Airport cites safety concerns
By Pam Wight, Staff Writer
LA MIRADA ? The La Mirada Planning Commission unanimously recommended Thursday that KFI-AM radio be allowed to build a 684-foot antenna in the same location where a slightly taller one was knocked to the ground by an airplane two years ago. The 58-year-old original tower rose 760 feet and had been the cause of two fatal accidents in which private planes from nearby Fullerton Municipal Airport had hit the tower or its support wires. But even after more than 25 pilots spoke Thursday of the danger of the antenna’s location, all three of the commissioners present ? two were absent ? agreed it was more of a land-use issue. They said a report by the Federal Aviation Administration had vouched for the safety of rebuilding the tower ? a report criticized by the pilots.
” has every right to build the tower I think they’ve satisfied the conformities of the general plan,” said Commissioner Gabe Garcia. “We don’t want to put anyone in harm’s way, but we’re only looking at the land-use aspect.”
Rod Propst , manager of the Fullerton airport, said earlier Thursday that the “obstruction evaluation” by the FAA determined that the new tower would pose “no more of a hazard than the previous one.”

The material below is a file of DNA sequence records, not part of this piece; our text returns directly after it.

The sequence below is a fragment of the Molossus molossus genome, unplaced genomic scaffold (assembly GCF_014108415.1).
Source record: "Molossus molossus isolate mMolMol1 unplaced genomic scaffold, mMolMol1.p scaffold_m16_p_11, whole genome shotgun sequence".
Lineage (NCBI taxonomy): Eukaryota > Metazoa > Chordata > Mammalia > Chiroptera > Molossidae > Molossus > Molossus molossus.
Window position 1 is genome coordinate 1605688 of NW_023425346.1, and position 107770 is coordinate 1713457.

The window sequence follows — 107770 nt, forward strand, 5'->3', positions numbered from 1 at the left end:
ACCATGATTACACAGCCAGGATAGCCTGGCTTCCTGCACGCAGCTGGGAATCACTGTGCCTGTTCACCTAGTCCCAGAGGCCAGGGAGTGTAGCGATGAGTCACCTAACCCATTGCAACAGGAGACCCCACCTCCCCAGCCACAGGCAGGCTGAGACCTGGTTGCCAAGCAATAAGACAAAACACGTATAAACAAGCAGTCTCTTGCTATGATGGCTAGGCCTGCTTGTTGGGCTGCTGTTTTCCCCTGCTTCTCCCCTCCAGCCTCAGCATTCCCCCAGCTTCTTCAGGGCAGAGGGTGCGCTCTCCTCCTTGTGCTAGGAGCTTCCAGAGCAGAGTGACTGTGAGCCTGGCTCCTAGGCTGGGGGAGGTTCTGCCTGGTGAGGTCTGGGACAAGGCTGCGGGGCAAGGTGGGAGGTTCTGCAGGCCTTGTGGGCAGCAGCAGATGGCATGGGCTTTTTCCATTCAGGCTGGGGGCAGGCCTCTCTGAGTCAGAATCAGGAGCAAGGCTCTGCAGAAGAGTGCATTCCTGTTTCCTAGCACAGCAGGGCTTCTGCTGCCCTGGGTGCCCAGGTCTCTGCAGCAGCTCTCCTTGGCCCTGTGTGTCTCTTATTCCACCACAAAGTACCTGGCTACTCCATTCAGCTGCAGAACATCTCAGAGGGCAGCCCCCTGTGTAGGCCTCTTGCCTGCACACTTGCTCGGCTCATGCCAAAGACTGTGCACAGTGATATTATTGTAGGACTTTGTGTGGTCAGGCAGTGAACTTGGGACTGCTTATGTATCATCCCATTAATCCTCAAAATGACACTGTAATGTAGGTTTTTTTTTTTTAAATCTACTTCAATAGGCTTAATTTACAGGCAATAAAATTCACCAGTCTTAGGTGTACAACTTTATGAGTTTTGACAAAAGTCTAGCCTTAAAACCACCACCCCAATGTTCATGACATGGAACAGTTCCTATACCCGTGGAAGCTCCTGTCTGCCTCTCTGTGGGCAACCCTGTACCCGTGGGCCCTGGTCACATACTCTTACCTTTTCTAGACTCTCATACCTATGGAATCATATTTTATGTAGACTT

“But in the next paragraph, the report says the new tower must have lights put on it,” Propst said. “That’s like saying someone’s a little bit pregnant. It either is a danger or it’s not.”
The planning commission recommendation must be approved by the La Mirada City Council.
In December 2004, a Temple City couple died when their Cessna 1892 severed a support wire on the tower causing its collapse. In 1970, a pilot was killed when his plane flew into the guy wires of the tower.
“This antenna is widely recognized as a dangerous presence,” said Joe Felz, assistant city manager for Fullerton. “If you moved our airport 400 feet to the west, the tower would be in our airspace. It blends into the background of the industrial area.”
KFI wants to rebuild the new tower at a shorter height of 684 feet but had required a permit from the city.
The station now has a 204-foot auxiliary antenna but its signal does not reach as far as the higher tower, said Greg Ashlock, general manager of KFI.
Earlier, Ashlock had said the old tower had covered a large portion of the Western United States and played an important part in Southern California’s emergency response system.
“It’s tough to say how far it reaches because it’s not an exact science, but there’s a significant difference between the two [antennas’] heights,” Ashlock said. “We’ve done exhaustive studies to find another site, but we’d always be infringing on other frequencies. We’re restricted to where we can build a new one.”